Beyond the orbit of Neptune lies the Edgeworth-Kuiper Belt. This disk of remote, icy bodies is perhaps the most pristine remnant of the primordial population of planetesimals from which the larger planets formed.

Because of its pristine nature, studying the properties of the Edgeworth-Kuiper Belt illuminates the processes of planet formation.

For example, competing theories of planet formation predict vastly different numbers of small Kuiper Belt objects. Some theories suggest that bodies in the Edgeworth-Kuiper Belt formed from large (10-100km diameters) primordial objects, while others predict they formed from much smaller (0.1-1km diameters) primordial objects. The former theories predict relatively few small (1km) Edgeworth-Kuiper Belt Objects, while the latter predict many.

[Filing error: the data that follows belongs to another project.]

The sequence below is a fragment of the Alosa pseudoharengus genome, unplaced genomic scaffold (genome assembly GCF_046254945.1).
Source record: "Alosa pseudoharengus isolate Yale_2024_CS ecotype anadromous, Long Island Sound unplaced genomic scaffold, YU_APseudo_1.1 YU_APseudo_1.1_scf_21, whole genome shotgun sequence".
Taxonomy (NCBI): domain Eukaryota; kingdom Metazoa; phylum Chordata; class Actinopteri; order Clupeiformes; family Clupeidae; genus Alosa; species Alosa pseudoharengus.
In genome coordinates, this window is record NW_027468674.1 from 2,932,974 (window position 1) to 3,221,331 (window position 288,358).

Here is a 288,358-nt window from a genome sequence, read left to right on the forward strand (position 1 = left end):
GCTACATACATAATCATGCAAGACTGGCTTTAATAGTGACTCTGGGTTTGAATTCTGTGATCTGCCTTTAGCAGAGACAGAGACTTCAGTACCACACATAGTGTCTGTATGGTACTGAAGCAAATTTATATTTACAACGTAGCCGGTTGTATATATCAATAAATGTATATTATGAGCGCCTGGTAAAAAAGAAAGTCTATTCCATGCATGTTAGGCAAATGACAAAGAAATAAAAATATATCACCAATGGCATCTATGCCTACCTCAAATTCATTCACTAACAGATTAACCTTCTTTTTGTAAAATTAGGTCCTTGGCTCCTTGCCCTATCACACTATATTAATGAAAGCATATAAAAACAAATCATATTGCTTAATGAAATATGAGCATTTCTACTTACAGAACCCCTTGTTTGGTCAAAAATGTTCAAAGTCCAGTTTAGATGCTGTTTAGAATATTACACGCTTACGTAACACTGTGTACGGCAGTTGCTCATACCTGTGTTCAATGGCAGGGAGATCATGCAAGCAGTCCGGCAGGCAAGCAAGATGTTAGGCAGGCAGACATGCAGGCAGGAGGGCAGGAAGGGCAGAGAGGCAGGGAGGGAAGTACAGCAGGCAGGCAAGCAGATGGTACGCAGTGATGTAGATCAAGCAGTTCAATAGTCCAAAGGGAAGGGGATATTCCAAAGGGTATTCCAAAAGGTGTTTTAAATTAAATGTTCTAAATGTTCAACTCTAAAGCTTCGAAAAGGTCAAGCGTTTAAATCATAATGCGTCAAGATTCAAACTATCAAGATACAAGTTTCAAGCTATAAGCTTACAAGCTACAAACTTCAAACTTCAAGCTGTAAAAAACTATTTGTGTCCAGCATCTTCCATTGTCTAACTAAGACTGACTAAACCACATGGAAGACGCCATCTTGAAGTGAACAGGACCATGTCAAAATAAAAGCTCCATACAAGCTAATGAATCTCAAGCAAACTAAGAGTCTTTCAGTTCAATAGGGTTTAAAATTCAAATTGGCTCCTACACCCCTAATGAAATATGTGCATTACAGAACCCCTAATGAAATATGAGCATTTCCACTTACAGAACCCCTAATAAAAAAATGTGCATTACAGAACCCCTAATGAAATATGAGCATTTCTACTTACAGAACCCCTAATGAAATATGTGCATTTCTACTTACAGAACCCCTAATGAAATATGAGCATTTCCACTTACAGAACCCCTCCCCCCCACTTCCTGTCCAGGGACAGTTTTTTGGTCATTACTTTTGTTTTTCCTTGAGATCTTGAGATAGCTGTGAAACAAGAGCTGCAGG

Flicker will test both of these families of theories by accurately measuring, for the first time, the number of small Edgeworth-Kuiper Belt Objects.

 Visualization of the Edgeworth Kuiper Belt, beyond the orbits of the giant planets (cyan). The trajectory of NASA's mission to Pluto, New Horizons, is shown in yellow. Flicker will take a census of very small Edgeworth-Kuiper Belt objects to test theories of planet formation.

Visualization of the Edgeworth Kuiper Belt, beyond the orbits of the giant planets (cyan). The trajectory of NASA's mission to Pluto, New Horizons, is shown in yellow. Flicker will take a census of very small Edgeworth-Kuiper Belt objects to test theories of planet formation.